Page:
Carole King receives Gershwin Prize from Barack Obama
US singer-songwriter Carole King has become the first woman to be awarded the Gershwin Prize for Popular Song.
US President Barack Obama presented King with the honour, which celebrates a lifetime achievement in popular music, at the White House in Washington.
King, 71, who is best known for penning hit songs such as Aretha Franklin's (You Make Me Feel Like) A Natural Woman, was called a "living legend" by Mr Obama.
Several stars performed in her honour, including British singer Emeli Sande.
Grammy-award winner Gloria Estefan, American singer Billy Joel, and James Taylor, who had his first number one single with a recording of King's You've Got a Friend, also attended the event.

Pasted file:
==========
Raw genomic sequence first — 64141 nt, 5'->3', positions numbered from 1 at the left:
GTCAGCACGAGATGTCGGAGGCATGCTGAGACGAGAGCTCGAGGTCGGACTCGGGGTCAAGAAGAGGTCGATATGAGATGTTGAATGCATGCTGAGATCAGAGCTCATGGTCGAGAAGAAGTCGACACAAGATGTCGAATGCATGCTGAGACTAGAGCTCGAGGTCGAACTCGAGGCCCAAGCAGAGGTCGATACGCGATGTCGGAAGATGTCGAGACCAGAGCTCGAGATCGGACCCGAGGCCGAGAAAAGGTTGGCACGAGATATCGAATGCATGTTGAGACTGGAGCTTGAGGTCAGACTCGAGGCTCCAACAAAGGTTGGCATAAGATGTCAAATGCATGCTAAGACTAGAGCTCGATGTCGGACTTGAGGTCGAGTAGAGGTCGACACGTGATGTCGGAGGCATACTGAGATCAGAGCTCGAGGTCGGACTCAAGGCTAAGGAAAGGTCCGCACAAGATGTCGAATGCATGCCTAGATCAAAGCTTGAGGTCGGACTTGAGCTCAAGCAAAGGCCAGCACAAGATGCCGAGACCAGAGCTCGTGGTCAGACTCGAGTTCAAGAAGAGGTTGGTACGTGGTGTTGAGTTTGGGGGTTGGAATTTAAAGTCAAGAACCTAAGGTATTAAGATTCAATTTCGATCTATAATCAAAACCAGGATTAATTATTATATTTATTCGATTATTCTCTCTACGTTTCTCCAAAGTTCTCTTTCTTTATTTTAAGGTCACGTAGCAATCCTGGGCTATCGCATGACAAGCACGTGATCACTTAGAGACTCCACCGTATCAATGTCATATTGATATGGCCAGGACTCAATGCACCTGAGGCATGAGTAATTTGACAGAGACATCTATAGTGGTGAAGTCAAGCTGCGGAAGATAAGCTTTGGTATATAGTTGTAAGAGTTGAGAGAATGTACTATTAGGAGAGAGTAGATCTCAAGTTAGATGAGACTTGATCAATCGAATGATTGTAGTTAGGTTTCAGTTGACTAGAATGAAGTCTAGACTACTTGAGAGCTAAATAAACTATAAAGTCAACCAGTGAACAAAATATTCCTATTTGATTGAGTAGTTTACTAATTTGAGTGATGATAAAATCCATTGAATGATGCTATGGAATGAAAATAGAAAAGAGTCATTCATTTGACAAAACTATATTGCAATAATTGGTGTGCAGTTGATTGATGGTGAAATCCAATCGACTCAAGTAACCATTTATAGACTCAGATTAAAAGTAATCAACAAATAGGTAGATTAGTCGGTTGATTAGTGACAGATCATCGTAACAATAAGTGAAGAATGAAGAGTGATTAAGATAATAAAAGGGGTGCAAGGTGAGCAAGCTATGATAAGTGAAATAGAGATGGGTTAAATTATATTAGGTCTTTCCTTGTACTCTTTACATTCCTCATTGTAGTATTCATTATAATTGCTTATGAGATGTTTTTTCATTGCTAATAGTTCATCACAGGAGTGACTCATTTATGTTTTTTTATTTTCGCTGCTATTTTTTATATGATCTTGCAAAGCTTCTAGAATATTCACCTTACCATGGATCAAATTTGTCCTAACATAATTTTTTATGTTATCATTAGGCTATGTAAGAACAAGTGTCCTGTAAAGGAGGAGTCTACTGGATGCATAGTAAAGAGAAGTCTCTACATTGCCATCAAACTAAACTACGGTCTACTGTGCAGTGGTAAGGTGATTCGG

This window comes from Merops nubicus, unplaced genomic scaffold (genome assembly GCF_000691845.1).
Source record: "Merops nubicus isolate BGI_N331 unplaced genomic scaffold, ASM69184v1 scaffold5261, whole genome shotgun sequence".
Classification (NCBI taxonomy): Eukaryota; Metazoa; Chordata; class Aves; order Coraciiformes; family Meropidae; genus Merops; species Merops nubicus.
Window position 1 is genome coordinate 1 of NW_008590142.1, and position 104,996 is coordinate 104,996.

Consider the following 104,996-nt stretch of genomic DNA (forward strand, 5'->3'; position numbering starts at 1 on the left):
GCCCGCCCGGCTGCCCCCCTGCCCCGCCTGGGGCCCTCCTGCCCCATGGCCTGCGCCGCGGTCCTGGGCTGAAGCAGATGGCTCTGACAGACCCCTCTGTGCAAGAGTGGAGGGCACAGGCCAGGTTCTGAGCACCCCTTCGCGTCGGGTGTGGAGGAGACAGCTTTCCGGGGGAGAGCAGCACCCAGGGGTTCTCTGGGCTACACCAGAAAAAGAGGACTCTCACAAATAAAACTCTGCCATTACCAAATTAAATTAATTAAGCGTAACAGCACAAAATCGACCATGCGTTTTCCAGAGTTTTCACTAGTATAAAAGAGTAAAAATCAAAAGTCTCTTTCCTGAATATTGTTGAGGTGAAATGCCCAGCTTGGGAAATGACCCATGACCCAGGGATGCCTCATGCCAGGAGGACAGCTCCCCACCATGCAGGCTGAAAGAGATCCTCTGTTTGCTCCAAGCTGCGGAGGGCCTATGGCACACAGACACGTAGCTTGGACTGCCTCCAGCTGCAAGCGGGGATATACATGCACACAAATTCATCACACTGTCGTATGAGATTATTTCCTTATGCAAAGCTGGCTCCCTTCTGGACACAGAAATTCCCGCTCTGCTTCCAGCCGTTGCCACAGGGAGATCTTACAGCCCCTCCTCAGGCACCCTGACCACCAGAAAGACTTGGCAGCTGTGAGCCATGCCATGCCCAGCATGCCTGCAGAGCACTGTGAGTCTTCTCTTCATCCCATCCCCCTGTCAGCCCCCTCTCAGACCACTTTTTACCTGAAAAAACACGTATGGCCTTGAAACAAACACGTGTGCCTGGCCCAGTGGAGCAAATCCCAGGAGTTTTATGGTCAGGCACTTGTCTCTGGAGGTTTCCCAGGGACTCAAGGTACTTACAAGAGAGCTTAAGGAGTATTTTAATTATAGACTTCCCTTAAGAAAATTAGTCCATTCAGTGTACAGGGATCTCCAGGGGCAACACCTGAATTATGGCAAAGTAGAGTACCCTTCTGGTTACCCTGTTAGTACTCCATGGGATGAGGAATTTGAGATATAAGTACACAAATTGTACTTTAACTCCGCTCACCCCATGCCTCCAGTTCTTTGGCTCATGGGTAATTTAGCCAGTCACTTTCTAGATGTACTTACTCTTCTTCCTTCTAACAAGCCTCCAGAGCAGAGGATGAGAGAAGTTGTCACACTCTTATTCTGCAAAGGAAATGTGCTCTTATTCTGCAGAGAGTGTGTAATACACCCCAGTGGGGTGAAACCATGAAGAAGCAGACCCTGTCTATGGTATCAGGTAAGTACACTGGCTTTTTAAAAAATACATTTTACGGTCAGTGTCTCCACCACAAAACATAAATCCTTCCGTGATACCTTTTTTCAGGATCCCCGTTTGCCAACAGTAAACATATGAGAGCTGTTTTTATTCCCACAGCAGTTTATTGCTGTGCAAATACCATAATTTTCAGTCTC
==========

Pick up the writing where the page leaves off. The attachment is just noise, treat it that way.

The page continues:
"I can't say it enough. I am so excited," King said.
The four-time Grammy winner co-wrote her first number one hit in 1960 aged 17 with Will You Love Me Tomorrow, recorded by The Shirelles.
Written with her then-husband, Gerry Goffin, the pair went on to pen hits including Take Good Care of My Baby, The Loco-Motion and Pleasant Valley Sunday.
As a solo artist, King became the first female solo artist to sell more than 10 million copies of a single album with her 1971 release, Tapestry.
It topped the chart for 15 weeks and spawned hits I Feel The Earth Move, It's Too Late and So Far Away.
Past recipients of the award include Paul Simon, Stevie Wonder and Sir Paul McCartney.